Virginia, where incumbent Senator George Allen, who expected a landslide victory on his way to possible presidential bid, is running neck and neck with former Navy secretary Jim Webb. They're running very hard on Iraq.

In Tennessee, where Congressman Harold Ford Jr., bidding to be the first African-American senator from the South since reconstruction, is apparently trailing former Chattanooga mayor Bob Corker.

Those are...

BLITZER: All right. Stand by -- stand by Jeff, because I want to pick up that thought on Tennessee.

John King, you spent time covering this race in Tennessee. And potentially, potentially, it could be historic.

JOHN KING, CNN CHIEF NATIONAL CORRESPONDENT: Could be historic if Harold Ford can win. It's a big challenge for Harold Ford.

He's trying to get white rural voters to come not only back to the Democratic Party, but to support an African-American candidate. Tennessee is a Republican state.

The polls late have been trending towards Mr. Corker. Harold Ford says he is convinced that white voters will support him, that they want a change in Washington, that they're opposed to the war. He would be the first African-American from the South since reconstruction in the Senate, if he can pull it off.

The late polls suggest that it is coming home to Republicans, if you will. It is a Republican state. But certainly one worth watching.

BLITZER: Candy, you have spent some time in Missouri looking at that race, and it's about as even as it possibly can be.

CANDY CROWLEY, CNN SR. POLITICAL CORRESPONDENT: It really is. And here again, rural voters are key.

The woman, Claire McCaskill, is the Democrat, has been going down to southwestern Missouri, which is a very conservative place. Going into those rural areas and talking kitchen table issues, saying, listen, here's what Democrats are about: You are worried about sending your kid to college, here's what we can do.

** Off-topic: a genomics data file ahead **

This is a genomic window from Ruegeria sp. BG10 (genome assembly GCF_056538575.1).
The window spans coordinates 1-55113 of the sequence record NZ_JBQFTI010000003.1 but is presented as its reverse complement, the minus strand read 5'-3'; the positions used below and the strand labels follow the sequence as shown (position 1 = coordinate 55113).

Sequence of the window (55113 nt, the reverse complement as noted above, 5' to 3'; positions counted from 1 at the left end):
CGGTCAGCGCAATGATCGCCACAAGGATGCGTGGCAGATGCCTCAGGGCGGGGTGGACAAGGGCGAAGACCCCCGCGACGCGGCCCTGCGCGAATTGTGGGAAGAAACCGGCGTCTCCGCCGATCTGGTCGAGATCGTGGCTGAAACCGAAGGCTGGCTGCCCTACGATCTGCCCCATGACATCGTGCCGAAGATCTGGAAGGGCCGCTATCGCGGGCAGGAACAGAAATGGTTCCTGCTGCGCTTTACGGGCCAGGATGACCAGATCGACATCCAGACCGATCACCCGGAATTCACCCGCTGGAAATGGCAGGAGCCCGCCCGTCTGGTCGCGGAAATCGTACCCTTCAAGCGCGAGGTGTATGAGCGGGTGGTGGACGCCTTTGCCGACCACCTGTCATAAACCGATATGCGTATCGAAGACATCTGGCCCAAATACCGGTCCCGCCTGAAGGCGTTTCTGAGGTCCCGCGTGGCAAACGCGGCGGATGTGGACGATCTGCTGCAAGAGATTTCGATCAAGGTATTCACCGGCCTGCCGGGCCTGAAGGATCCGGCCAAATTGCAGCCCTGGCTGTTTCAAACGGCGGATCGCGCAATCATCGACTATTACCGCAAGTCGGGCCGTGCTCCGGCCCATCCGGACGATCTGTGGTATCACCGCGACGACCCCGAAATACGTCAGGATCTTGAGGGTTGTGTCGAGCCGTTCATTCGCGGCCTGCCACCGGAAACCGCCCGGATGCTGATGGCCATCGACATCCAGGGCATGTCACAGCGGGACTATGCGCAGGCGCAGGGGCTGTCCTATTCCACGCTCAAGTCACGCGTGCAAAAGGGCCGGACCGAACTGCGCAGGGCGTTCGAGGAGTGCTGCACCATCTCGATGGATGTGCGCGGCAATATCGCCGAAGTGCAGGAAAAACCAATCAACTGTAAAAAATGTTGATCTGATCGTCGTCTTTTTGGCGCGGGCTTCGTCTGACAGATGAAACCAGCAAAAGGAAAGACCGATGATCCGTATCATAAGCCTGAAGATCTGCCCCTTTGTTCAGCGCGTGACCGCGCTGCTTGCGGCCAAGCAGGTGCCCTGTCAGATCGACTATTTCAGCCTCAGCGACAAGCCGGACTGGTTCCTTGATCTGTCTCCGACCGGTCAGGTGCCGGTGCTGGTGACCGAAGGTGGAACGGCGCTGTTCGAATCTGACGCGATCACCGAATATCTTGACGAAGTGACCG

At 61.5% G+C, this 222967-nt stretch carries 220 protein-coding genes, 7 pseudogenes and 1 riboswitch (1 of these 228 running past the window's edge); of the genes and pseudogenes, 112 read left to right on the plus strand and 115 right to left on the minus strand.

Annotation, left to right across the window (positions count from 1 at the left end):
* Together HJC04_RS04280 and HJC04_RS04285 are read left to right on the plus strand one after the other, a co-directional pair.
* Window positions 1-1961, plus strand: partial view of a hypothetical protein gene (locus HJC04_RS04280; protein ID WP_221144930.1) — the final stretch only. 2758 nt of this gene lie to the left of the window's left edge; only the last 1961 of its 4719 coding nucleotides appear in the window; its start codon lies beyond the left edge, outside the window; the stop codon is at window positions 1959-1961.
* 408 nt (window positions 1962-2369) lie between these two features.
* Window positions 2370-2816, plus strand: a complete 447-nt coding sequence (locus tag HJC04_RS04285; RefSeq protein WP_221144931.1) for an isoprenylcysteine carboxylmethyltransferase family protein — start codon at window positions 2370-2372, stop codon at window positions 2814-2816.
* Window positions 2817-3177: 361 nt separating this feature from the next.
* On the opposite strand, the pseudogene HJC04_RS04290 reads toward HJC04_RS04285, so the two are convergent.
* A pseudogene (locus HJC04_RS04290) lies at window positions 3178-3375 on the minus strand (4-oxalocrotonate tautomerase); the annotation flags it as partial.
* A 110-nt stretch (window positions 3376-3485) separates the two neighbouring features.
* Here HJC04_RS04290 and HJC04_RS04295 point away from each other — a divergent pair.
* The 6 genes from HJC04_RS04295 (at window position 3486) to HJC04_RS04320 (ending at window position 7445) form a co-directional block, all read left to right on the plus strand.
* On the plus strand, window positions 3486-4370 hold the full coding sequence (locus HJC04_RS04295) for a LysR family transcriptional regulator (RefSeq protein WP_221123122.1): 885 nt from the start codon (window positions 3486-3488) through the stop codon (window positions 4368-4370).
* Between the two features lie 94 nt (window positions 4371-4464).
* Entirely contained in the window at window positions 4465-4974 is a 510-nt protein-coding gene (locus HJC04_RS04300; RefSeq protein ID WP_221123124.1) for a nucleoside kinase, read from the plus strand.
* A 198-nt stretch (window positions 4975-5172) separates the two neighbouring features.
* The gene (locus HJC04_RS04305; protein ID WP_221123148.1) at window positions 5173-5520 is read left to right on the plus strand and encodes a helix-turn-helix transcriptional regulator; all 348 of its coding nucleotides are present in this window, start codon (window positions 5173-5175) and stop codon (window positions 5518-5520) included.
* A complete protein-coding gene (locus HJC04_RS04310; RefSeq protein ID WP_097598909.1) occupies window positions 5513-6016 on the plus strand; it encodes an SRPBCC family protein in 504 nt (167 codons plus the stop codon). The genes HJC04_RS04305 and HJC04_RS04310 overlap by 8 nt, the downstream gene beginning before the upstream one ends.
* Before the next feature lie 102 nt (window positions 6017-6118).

So they've made a -- she's made a very big play into rural areas that should be voting for Jim Talent. So if she can make inroads there, she can certainly tip that balance in Missouri.

BLITZER: Dana, in Virginia, is it getting tighter or is it -- does it look like one side is getting a little bit of an advantage?

DANA BASH, CNN CONGRESSIONAL CORRESPONDENT: It's still too close to call, Wolf. Our poll last week showed Jim Webb up a little bit, but still within the margin of error. There have been some polls that show George Allen up just by a few points, but still within the margin of error.

And what we are seeing, as Candy mentioned and John mentioned, in those two other tight races is both of them fighting for -- obviously, for their base. But interestingly, in this particular state, you have Jim Webb, who's a former Republican. And what he is trying to do is make inroads with conservative Democrats who in recent years have been going over and voting Republican, voting for George Allen, who is a well-known, historically well-liked politician in this state.

They're voting on the issues we're seeing across the country. Iraq is why Jim Webb ran, essentially why he said he ran for the Senate in the first place.

George Allen, like other Republicans, has change his tune a little bit. Had been a staunch supporter of the Bush policy in Iraq. And now he's saying, well, maybe we've made some mistakes.

So, you see them evolving in their messages, as in a lot of races, Wolf. This race is very, very ugly.

A lot of campaign ads that are just bombarding voters here. And a lot of, like other places, phone calls, robo calls, calls that voters getting at home encourage them to vote on several issues. Gay marriage is one of the issues that's on the ballot here, another thing driving voters.

BLITZER: All right.

Bob Franken in Ohio, it looks like Sherrod Brown consistently over these past several weeks has had a relatively comfortable lead.

Is that still the case?

BOB FRANKEN, CNN NATIONAL CORRESPONDENT: Well, there was a poll this morning, "Cleveland Plain Dealer"-Mason Dixon poll which showed that it's down to six. And Mike DeWine, the Republican, is saying that that is showing progress.

If you ever had a state that is really miserable for the Republicans, it's this one. Five of the congressional seats are in one degree of distress, that are in danger of the Republicans losing.

The Senate race you just described. The governor's race is also a mess.

Secretary of State Blackwell has got a deficit that goes way over 20 points. And you also have the governor, Bob Taft, who's leaving office, who's also dragging down the ticket. He pleaded guilty to misdemeaner and had to pay a fine.

Of course, you have Bob Ney, the just-resigned Republican congressman from the district right next to Columbus. The party chairman himself calls Bob Ney an embarrassment.

However, Republicans have here a legendary get-out-the-vote operation, Go TV (ph). They have a very savvy party chairman in the state, Bob Bennett. But they're talking comeback, but I think the word in Ohio is not really comeback. It would be miracle -- Wolf.